The Radical Conference at Huddersfield assembled on Thursday, in considerable
numbers. There are said to have been. upwards of a thousand delegates, but it was evident that the Conference was not at all in love with the manage- ment of the Executive in recent years, and Sir James Kitson seems to have been imprudent enough to challenge the malcontents to secede and set up an Opposition of their own. Dr. Spence Watson's laboured defence was received in rather chilly silence, except when he seemed to challenge them to show their personal confidence in himself, and then it became evident that he is popular enough. Lord Rose- boy, too, was received even with enthusiasm, and not at all as if he represented the slow, conservative party. Still, the feeling for an Executive elected directly by the popular body, and not by the more limited General Committee,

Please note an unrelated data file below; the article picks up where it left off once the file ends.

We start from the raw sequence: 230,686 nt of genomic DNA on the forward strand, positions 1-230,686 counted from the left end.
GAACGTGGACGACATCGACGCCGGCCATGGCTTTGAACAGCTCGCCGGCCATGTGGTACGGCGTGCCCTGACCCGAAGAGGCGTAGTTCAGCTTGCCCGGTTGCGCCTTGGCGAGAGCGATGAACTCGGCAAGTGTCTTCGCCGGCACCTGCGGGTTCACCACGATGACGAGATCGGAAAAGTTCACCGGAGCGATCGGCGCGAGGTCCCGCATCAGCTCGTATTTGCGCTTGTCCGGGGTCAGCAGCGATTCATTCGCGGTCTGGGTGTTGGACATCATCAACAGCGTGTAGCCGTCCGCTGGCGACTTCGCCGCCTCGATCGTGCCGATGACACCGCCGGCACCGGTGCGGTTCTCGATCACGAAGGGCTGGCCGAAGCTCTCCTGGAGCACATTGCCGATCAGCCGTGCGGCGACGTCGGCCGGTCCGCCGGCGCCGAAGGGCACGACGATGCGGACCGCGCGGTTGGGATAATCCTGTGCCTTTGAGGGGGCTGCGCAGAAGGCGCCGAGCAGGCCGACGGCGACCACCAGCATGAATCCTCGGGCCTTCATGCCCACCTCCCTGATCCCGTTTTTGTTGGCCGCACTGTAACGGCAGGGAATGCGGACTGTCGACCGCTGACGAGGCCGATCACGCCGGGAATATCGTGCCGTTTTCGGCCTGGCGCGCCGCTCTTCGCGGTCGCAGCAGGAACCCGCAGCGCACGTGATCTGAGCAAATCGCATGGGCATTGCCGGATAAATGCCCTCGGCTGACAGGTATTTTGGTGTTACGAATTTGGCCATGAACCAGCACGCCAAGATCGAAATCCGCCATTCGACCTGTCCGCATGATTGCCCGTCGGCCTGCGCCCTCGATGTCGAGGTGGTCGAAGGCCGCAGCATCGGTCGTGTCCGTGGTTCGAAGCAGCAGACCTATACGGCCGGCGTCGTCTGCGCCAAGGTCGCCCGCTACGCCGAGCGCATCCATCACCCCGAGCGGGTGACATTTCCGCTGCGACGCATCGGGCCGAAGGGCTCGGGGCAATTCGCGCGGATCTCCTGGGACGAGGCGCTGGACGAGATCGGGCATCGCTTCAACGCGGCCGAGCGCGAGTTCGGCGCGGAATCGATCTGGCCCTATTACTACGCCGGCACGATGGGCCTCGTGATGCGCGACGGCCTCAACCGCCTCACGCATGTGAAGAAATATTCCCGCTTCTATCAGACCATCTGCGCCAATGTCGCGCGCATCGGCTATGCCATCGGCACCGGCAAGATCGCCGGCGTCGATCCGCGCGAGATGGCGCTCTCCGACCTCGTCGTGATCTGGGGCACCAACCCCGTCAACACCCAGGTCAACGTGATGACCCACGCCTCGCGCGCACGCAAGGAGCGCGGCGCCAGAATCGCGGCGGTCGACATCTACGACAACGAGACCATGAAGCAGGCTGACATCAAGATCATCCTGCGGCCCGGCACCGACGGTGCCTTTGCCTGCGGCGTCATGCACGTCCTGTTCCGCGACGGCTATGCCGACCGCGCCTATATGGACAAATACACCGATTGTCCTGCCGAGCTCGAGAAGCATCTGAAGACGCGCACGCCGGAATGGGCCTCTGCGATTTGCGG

was evidently very strong. The Radicals are at sixes and sevens, and hardly know what, as Lord Westbury used to say, "they are pleased to call their minds."